Alongside discussions regarding additional enquiries, there are also discussions about further digitisation of the conveyancing process.
I think that digitisation is a good idea and we only have to think about how the Land Registry Portal has changed the daily working life of a conveyancer to know that there are things that can be done to speed up the process. But the one thing that we always have to remember is that we deal with people. Every person is different; every property is different, and regardless of how much digitisation will make the process quicker and easier, once you throw people into the mix, it does make it harder.
Some clients engage with the process, those that fill in forms and reply to enquiries quickly do make the work easier; others do not. I say to my clients that if they work with me and do what I ask them to do when I need/ask them to do it, we will make so much more progress.
But when you have people, they can fall out. Buyers are paying more and more for a property as there are so few properties out there. The seller wants to sell for as much as possible, especially in a market like the one we have now. But I have heard some really bad stories of where buyers and sellers have fallen out in the course of the transaction, and the seller, believing that they are the most powerful, have then taken revenge on completion. So as light relief this week, here are a few horror stories.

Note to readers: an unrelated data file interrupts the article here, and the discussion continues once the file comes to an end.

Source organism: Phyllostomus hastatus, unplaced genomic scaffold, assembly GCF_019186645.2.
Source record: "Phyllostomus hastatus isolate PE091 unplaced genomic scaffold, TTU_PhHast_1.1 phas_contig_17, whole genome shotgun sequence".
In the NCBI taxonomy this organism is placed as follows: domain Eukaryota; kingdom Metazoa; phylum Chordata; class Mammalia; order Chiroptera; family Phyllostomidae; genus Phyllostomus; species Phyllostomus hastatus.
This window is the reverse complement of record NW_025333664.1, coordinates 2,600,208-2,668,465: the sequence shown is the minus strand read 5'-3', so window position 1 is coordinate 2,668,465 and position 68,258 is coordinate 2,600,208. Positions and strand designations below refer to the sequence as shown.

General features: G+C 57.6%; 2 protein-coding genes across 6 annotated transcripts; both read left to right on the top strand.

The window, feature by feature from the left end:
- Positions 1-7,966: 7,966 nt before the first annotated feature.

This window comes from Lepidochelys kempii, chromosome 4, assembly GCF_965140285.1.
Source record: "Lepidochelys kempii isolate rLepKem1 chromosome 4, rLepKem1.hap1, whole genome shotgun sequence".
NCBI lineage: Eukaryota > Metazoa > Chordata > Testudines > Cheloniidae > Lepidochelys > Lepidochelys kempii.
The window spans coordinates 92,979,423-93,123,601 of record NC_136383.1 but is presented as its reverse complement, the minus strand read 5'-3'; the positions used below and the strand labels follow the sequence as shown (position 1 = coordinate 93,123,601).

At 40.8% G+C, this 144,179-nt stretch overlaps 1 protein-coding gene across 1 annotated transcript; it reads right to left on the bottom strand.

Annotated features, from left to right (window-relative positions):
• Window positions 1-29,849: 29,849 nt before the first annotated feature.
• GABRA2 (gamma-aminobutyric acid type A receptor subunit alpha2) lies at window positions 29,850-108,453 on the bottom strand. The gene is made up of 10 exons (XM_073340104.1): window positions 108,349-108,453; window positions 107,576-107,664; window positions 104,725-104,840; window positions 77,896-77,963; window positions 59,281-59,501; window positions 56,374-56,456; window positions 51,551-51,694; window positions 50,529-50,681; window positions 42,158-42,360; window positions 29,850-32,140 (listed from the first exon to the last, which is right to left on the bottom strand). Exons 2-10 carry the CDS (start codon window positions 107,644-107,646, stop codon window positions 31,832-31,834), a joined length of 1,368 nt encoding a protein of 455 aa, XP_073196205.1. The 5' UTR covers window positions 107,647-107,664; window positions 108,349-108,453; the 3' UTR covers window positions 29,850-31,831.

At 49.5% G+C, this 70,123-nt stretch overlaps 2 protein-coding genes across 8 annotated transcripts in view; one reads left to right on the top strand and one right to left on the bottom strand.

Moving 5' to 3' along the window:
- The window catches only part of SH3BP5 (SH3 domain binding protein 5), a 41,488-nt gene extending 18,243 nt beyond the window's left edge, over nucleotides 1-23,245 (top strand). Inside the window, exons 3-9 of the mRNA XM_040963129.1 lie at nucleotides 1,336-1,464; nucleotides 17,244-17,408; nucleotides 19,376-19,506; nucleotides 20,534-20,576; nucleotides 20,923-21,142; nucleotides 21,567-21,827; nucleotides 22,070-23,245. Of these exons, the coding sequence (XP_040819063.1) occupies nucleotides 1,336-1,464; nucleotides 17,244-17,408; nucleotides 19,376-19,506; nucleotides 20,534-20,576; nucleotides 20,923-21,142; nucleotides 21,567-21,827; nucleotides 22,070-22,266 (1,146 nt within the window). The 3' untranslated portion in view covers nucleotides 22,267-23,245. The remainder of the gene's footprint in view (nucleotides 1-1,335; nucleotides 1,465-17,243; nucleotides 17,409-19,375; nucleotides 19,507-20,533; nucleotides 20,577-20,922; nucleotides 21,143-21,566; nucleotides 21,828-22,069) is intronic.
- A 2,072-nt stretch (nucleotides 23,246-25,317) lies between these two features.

- The removal of a very lovely stain glassed window on the landing.
- A smell of rotting fish which could not be located but was found to be a packet of prawns stuffed behind a radiator.
- A devil sculpture left in a wardrobe.
- The van, driven by the seller, knocking down the front wall as he reversed onto the drive.
And my “favourite”;
- A disappointed seller who “planted” cress seeds on the living room carpet a week before completion and watered them every day to the day before completion so that they would then grow.
Let me know if you have any similar tales …
This is written by a real high street conveyancer who wishes to remain anonymous. Read more in Today’s Conveyancer every week.